Keko Hainswheeler (London, UK)

London designer Keko uses rag and bone findings as inspiration for his collections.

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Photography Fumi Nagasaka. Styling Robbie Spencer.
Watching his opulent auntie is how designer Keko Hainswheeler initially got interested in fashion. “She was always smothered in bling and pearls” explains the London-based designer. “I could spend hours on end playing with her matching sets of jewellery. It was like an Alladin’s cave without the lamp, and I guess that was my first inspiration!”

Since then, his outlandish designs – including a corset made out of nails, a cellophane bow and a visor embellished with pom poms and feathers – were quickly snapped by the industry, including Dazed’s Nicola Formichetti, who commisioned his work for Vogue Hommes Japan and Another Man.

Hainshweeler describes his work as “ecclectic, embellished and crafted”, which is evident when you see his baroque-like accessories. Combining embroidery with recycled materials, his designs have a punkish quality and burst with uncanny ideas and decoration. “I’m not the kind of person who goes to Soho to buy 10 metres of fabric” he affirms. “I like industrial materials – metals, plastics, leftovers from a hardware store.” And whether its nails, chopsticks or cellophane, there are no boundaries to his rampant imagination.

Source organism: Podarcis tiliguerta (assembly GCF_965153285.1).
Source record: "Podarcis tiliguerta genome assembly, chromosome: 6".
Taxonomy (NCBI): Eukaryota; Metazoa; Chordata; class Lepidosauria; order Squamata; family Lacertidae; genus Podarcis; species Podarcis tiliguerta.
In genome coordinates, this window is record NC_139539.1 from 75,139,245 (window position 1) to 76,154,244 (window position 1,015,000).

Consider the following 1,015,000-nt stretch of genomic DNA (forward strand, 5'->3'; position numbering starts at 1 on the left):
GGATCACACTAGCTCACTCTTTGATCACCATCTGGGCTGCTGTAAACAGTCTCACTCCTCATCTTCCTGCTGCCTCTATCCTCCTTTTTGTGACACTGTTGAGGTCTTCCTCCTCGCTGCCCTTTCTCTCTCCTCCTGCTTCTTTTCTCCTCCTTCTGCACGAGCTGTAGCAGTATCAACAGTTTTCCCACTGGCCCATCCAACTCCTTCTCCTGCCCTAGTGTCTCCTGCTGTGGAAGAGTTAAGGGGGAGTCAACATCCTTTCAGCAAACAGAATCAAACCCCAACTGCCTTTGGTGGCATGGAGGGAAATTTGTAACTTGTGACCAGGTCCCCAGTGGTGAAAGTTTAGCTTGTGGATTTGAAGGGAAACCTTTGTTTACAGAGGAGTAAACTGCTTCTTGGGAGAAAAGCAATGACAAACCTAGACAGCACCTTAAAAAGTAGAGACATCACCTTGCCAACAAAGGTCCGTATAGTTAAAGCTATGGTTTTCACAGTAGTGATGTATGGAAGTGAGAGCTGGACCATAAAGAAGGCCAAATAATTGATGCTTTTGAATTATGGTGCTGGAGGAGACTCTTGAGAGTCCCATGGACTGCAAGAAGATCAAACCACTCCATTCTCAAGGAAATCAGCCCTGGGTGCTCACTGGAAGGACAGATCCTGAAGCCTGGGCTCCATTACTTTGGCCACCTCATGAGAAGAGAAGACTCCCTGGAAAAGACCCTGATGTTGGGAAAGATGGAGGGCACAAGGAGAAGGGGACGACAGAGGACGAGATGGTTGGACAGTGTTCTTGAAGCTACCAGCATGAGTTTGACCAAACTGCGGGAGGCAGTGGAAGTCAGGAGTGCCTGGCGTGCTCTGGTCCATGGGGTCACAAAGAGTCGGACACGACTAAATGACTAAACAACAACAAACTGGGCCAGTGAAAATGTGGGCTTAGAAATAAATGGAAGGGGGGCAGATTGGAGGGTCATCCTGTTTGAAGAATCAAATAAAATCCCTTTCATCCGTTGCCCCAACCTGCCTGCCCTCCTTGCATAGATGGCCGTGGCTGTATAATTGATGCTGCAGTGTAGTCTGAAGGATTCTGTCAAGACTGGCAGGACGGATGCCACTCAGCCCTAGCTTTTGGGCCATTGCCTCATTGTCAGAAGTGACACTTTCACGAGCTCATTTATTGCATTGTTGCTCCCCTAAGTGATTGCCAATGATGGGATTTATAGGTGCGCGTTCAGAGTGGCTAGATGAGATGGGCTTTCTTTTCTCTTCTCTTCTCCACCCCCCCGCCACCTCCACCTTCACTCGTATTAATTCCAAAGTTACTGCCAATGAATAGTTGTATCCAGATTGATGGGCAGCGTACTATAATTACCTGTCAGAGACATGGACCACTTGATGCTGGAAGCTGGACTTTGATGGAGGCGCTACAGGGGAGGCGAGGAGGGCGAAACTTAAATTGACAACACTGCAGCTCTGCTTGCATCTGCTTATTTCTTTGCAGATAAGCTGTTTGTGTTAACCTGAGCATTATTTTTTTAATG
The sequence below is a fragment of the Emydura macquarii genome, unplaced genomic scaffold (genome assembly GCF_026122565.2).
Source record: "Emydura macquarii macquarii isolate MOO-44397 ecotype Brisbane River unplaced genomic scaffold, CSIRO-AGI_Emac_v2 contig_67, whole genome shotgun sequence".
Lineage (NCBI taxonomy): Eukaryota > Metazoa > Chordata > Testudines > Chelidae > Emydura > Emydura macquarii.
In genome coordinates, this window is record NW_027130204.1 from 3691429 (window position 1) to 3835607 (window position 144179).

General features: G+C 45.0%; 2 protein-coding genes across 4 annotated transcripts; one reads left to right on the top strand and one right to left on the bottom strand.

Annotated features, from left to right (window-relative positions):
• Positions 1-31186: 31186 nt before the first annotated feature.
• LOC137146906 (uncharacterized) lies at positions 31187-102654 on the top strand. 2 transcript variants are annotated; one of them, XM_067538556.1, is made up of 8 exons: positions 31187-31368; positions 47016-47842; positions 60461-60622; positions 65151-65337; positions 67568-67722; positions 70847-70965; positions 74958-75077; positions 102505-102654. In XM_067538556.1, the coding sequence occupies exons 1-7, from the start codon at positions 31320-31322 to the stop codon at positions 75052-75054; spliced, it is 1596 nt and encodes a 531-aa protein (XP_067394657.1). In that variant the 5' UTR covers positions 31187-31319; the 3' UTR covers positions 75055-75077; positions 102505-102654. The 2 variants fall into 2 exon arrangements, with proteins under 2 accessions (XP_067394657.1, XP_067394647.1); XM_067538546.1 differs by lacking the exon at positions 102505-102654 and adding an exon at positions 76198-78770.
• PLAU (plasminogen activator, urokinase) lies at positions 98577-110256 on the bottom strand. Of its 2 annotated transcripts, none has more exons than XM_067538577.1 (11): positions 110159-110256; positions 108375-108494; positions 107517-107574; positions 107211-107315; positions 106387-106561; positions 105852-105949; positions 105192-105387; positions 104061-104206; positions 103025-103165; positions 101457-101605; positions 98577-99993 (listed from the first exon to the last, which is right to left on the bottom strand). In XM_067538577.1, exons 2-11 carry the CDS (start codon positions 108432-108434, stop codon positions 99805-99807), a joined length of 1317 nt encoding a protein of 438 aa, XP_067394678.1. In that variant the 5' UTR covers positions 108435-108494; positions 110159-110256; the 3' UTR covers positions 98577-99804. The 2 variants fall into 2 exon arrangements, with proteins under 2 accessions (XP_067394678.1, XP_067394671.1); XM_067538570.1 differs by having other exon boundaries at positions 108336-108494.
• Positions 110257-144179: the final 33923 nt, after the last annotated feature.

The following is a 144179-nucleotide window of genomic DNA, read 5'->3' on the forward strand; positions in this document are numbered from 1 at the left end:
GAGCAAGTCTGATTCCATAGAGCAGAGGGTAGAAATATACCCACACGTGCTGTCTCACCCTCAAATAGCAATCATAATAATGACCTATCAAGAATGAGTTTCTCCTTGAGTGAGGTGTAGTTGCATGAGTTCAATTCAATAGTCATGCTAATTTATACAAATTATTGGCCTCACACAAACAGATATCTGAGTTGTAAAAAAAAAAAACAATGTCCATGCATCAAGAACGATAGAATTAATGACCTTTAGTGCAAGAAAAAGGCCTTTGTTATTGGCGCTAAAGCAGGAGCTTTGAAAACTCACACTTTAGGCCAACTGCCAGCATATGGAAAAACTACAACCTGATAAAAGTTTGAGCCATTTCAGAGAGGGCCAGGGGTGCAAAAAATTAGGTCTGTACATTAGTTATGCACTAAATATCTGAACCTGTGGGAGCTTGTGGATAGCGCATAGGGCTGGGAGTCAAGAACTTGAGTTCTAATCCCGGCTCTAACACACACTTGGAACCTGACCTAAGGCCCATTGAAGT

For his recent collection, Hainswheeler was influenced by derelict spaces, a theme that might bring Zoolander’s Mugatu to mind. “I think there’s something beautiful about those places” he explains. “Most people walk past them and don’t even notice them, but I find them fascinating. I’m always inspired by products of the society – from derelict to glorified and from lost to found.”

Having recently collaborated on hats for Emma Bell’s spring / summer 09 collection, Hainswheeler has now expanded into clothes and recently showed a video installation during London Fashion Week in February. And, considering his love for excess, we know that he meant it when saying “it won’t be for the faint-hearted.”
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